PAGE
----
Wednesday, April 21, 2004

The 'Golden Age' of TV SciFi

Hearing Jerry Doyle on the radio got me thinking about Babylon5.

Miss that show. There was a very interesting follow-on series, Crusade, but JMS, the man behind Babylon5 got in a conflict with the SciFi Channel, who had acquired the series production rights from TNT. SciFi wanted more ‘jiggle factor.’ Not quite Baywatch in Space, but something along that line, according to the Internet buzz at the time. Straczynski walked, an artistic decision that seems all too in-frequent nowadays.

His latest effort on Showtime is Jeremiah.

Not the broad stroke space opera of B5, but an interesting premise. Good production values, from the episodes I have been able to catch. The story arch, a big factor in B5, seems weaker here. Not surprising, as some the searches I did to research this post indicate this is based on an outside source, rather than from JMS himself.

One notable aspect of Baby5 as many affectionately know it, is the video effects. These were all accomplished using a bank of multiple Video Toasters. The original ‘look’ that sold the show was produced by a single guy in his bedroom using this Amiga based (anybody else remember those?) video device from a company (then) based in Topeka Kansas! In fact Will Wheaton, the much-maligned Sci-Fi teen heart-throb lived in the Kansas capital for awhile and was the Toaster ‘evangelist.’ (Not to be too redundant, but: Anybody else remember those? ;->)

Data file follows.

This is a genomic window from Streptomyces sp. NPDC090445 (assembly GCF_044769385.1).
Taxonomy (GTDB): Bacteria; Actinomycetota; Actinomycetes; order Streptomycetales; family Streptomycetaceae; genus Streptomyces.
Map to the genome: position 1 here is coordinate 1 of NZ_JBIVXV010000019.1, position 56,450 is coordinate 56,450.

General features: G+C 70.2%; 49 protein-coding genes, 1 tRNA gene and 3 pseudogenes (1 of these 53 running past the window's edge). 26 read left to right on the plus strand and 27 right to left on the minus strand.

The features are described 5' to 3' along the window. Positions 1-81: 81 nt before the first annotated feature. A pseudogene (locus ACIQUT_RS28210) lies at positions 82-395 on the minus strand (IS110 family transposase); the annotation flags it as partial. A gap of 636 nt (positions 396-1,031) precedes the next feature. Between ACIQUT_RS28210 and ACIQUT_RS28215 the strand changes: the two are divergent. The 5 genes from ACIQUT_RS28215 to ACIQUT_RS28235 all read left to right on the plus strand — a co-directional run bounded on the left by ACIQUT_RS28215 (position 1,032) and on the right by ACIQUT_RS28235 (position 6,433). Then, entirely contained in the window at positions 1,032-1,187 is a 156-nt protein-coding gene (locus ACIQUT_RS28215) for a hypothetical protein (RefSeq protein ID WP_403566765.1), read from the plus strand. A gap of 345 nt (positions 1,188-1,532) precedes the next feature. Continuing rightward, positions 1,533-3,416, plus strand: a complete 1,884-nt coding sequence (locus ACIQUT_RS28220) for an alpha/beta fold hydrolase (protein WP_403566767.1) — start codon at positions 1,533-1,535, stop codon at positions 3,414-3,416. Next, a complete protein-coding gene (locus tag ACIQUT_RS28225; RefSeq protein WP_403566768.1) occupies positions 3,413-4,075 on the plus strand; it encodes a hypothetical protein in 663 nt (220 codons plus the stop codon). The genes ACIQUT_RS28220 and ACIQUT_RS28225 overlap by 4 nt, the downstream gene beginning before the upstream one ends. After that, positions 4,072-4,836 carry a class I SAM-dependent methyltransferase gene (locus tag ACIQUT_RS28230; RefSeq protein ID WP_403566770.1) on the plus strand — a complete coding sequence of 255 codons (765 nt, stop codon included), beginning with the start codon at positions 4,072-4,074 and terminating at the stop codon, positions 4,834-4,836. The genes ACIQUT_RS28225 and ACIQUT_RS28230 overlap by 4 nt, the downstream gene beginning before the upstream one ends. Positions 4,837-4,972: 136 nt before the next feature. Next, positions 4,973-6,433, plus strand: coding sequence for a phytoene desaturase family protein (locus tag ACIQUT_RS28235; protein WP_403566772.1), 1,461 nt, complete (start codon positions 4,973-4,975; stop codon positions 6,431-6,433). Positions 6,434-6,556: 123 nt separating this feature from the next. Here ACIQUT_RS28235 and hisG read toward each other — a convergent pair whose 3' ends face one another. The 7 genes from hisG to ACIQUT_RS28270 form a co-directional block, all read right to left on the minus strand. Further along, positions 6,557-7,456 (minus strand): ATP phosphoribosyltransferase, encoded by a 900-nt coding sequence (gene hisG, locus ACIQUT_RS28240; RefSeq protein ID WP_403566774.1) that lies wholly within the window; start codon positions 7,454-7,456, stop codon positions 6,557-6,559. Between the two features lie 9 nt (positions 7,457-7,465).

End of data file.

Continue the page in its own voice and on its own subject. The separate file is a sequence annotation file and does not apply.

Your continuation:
A quick search found this Wired article from 1993:
(Wow! Wired is over ten years old! Do you realize how old that is in relation to their subject matter?)

NewTek has since moved to San Antonio.
Company history from their site:

Hmmmm. I would have gone for Austin, given the better music scene. ;-)

The huge significance of those computer-based graphics is lost in today’s world of Yoda actually walking and jumping around and Pixar being mainstream enough that it doesn’t need Disney anymore.

A quote from the article just reinforces this post’s title:
By the end of 1993, Toaster networks created some or all of the effects shots for seaQuest DSV, Viper, The X-Files, and Star Trek: The Next Generation.

Two times in the decade there were double Star Trek franchise shows running. In 1993-4, the last TNG season, Deep Space 9 was starting up. Later in the DS9 run Voyager started its run. Heck, throw in Xena and Hercules on the Fantasy side and there was a LOT of shows that were not the norm of sit-com and cop show on the air. (Well, X-Files was KIND of a cop show, but you get what I mean.)

Of all the ‘pure’ Sci-Fi, I think DSV was the first to go. (Remember this gave us the other heart-throb, Jonathan Brandis.) Although I liked the shows first season they started veering WAY into weird even for me by the second. Witness, what turned out to be the final episode:

The seaQuest is captured by an alien spacecraft and taken to Hyperion, a completely aquatic planet. The crew is then drawn into the civil war between the KrayTaks and the Hyperion resistance. The crew must sacrifice themselves and their ship to destroy the KrayTaks before the KrayTaks destroy the small resistance on the other side of Hyperion.